Thursday, July 25, 2013

To Fix The Mortgage Or Not Fix?

Now that we are thoroughly settled into the house and getting used to the new local amenities, travelling arrangements and so forth, it's time to review our finances again.

With a few mortgage payments already made, there's a little bit of routine happening now. Bills are coming fast and furiously with the multiple investments assets but that's fine because the bad stuff(bills and expenses) is exceeded by the greater positive stuff(investment income).

Currently, mortgage interest rates are at historic lows and looks to be staying that way indefinitely until our economy improves. Particularly the mining industry which is in the doldrums and majorly affecting government tax revenue, thus curtailing the government's spending in relation to social welfare and spending on infrastructure.

To Fix Or Not Fix The Mortgage Rates?

Hamlet(or rather Shakespeare) posed the question, "to be or not to be?" ... although he faced an existential crisis, our crisis is not as dramatic but rather a financial issue.

While interest rates are at record lows, they can be lowered even further. However on the other hand, if the economy improved then the rates would head upwards again to curtail inflation. 50/50 really.

The house mortgage is currently a 100% variable mortgage loan attached with features such as unlimited repayments, ability to redraw, 100% offset facility and the interest is at 5.25%. 

If we were to fix, the interest rate would be 4.99% with the option to fix for two or three years. By fixing a portion of the mortgage, that fixed portion would then be stymied by the ability to only make a maximum of $10k in extra repayments per annum and there's probably a limit applicable for redraws(will have to check the terms and conditions), penalties and limits to loan portability, penalties on breaking fixed loans and the offset account will no longer be 100% offset against the fixed loan component.

I've been contemplating on fixing 50% of the loan because I prefer certainty to uncertainty and if interest rates were to drop further, that's okay. BUT if interest rates were to rise then that could possibly hamper our lifestyle somewhat and pose new financial challenges.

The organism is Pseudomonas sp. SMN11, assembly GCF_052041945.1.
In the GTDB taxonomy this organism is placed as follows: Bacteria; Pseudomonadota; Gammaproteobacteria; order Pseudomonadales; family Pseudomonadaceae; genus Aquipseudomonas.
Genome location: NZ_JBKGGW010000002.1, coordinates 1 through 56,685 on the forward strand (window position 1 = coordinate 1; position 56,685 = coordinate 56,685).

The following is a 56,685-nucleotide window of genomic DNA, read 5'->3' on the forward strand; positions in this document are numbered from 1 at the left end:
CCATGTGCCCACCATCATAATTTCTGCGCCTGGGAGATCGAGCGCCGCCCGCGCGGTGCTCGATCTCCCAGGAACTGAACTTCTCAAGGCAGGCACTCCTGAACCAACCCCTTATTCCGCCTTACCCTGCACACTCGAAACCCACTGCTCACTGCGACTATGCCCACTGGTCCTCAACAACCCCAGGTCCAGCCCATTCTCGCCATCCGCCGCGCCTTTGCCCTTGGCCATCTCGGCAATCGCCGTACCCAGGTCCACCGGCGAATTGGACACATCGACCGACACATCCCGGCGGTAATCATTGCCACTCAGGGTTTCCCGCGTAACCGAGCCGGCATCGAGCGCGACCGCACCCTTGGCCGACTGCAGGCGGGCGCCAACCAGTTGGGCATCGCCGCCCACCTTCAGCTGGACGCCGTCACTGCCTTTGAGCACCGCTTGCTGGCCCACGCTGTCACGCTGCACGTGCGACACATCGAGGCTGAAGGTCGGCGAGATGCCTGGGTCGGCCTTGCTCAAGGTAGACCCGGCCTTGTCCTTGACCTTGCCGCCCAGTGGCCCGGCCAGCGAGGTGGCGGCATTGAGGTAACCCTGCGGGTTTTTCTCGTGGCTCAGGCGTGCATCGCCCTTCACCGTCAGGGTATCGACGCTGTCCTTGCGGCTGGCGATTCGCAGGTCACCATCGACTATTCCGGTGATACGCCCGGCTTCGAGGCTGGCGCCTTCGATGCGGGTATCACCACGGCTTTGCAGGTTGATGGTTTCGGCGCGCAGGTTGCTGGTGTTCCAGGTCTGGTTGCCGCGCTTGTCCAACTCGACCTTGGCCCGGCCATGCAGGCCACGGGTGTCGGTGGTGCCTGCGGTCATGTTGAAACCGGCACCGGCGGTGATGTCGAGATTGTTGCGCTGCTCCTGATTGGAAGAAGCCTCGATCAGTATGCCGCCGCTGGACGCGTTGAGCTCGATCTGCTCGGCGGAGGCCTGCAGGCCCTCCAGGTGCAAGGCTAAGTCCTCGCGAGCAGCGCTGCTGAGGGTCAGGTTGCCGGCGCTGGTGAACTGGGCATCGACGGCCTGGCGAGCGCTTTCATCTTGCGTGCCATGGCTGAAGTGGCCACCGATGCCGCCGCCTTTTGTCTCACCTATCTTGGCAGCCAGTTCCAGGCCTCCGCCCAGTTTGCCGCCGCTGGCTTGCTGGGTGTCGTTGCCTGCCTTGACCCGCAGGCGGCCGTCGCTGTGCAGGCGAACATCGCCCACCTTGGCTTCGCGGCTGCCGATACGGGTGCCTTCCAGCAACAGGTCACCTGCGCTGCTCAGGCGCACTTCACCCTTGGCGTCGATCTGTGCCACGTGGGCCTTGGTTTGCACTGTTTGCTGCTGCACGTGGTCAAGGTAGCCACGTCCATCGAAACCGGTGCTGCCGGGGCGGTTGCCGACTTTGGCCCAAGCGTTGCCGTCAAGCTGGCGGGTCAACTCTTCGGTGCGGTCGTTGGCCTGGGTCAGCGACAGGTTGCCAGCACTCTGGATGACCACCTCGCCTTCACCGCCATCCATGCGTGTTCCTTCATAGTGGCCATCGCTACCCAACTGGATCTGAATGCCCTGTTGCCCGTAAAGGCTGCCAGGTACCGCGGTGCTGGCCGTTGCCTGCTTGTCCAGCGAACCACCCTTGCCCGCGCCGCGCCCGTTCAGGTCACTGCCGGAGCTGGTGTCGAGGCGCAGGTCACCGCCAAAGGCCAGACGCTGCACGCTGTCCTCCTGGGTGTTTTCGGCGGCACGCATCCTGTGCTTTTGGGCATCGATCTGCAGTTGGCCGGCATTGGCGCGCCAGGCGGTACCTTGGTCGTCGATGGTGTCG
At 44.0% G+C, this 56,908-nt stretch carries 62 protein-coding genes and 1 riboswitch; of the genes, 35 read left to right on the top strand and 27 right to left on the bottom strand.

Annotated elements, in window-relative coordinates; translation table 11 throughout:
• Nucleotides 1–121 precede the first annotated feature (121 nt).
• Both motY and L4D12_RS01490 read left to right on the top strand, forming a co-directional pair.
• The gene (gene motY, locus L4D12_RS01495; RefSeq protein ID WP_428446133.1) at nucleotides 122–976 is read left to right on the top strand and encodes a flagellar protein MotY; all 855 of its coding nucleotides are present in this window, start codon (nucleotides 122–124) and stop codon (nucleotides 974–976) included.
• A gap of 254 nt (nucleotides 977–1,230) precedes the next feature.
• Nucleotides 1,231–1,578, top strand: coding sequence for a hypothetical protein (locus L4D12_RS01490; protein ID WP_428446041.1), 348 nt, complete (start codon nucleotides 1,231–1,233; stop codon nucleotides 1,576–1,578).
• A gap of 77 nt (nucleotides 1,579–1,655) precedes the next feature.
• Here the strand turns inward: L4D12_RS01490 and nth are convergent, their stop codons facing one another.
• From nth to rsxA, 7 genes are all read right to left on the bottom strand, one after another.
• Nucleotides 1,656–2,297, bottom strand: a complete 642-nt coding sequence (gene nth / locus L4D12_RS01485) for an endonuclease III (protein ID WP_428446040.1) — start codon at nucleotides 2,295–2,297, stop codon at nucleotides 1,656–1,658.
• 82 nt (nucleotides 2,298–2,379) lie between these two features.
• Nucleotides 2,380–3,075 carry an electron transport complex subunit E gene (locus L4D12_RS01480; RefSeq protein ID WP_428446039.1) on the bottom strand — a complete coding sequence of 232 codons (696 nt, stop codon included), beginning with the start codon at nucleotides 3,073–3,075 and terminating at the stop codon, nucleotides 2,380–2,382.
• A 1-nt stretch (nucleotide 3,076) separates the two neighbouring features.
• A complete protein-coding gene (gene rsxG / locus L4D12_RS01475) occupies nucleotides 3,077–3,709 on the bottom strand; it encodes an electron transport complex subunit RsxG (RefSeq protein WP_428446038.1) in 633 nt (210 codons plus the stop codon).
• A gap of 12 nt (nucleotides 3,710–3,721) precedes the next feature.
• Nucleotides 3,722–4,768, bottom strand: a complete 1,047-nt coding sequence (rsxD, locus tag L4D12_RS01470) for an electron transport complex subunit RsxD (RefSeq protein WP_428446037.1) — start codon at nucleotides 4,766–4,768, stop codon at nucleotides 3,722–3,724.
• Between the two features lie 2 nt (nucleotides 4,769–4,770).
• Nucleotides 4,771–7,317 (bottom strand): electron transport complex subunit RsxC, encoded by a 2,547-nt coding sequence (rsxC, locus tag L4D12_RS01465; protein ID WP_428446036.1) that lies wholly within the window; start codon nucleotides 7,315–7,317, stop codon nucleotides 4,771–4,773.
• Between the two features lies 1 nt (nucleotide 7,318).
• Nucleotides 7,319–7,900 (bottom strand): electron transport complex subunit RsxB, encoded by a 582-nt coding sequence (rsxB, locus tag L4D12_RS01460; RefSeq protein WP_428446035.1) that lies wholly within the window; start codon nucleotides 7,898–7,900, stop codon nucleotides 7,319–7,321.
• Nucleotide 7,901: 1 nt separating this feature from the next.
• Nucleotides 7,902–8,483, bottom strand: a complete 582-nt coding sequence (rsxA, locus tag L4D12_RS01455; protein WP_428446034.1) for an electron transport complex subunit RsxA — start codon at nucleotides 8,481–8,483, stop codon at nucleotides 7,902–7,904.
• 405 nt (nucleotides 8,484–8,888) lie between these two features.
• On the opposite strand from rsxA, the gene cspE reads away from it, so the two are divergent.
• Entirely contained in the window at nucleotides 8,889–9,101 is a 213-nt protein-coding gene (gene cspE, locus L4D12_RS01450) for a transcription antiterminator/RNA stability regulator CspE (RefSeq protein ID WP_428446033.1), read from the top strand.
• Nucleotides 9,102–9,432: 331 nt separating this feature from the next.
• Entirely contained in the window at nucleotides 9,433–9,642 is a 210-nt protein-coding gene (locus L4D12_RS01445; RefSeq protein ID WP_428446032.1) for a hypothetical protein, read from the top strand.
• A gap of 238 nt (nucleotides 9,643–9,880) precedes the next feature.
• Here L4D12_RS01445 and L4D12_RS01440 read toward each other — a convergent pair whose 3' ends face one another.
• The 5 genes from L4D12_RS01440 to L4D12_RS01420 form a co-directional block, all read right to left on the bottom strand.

Property Planning Australia wrote a short little article which illustrates reasons that are to be considered prior to fixing which I thought was rather useful and may be of help to you if you're facing a similar scenario:
"• Would you like more certainty in knowing what your loan repayments will be?• Do you feel like you are stretched with your cash flow?• Do you have little equity or cash buffer to draw upon if things got tougher?• Are you risk averse?• If rates kept going lower after you fix, would you be comfortable knowing that you cannot access the lower variable rate without a hefty penalty that would almost certainly make it non-beneficial to get out of your higher fixed rate?• Are you confident that you will not sell your house or want to refinance during the fixed rate period?• Do you have non-deductible and deductible debt, and would you feel more comfortable knowing that you had a set repayment for part or all of one or the other?
If you answer yes to many of these questions, then you are starting to build a case for fixing your debt."
Did You Know That You Can Fix Your Mortgage Loan In Multiple Structures?

I was thinking about fixing and how it would throw a spanner in the works against making unlimited extra repayments due to the $10k limit on extra repayments...then the question arose, what if we could have multiple fixed portions? That would mean the extra repayments would only be capped by the structure that we've set up. Thought that was too good to be true, however a trip to the bank confirmed that YES it was possible to have several concurrent fixed loan components and each fixed loan component has the facility to accept $10k in extra repayments per annum!

That means that instead of the original structure that I was considering, I could have a better structure that was more flexible. We could even have 5 fixed loan components which would allow $50k in extra repayments per annum in addition to the unlimited extra repayment on the variable portion if we were really that flush with spare funds.

Structure 1: 
50% variable at 5.25%, 50% fixed at 4.99% for two years
Thus extra repayments on fixed portion capped at $10k per annum while extra repayments on variable portion is unlimited

Structure 2: 
50% variable at 5.25%, 25% fixed at 4.99% for two years and 25% fixed at 4.99% for three years
Thus extra repayments on fixed portions capped at total of $20k per annum while extra repayments on variable portion is unlimited

When I queried the branch manager on why people didn't structure their loan with the greatest flexibility, she replied that not many people knew about structuring and even if you tried explaining or suggesting the structure to them they would get confused, so her work was to help people arrange what they wanted.

As mentioned before in previous posts, I haven't got a crystal ball for the future, however with our current loan, I would like some certainty regarding mortgage repayments. On the other hand, I don't want to limit our ability to make extra repayments so the best option for our scenario is to go ahead with Structure 2 and restructure the mortgage into three parts. 

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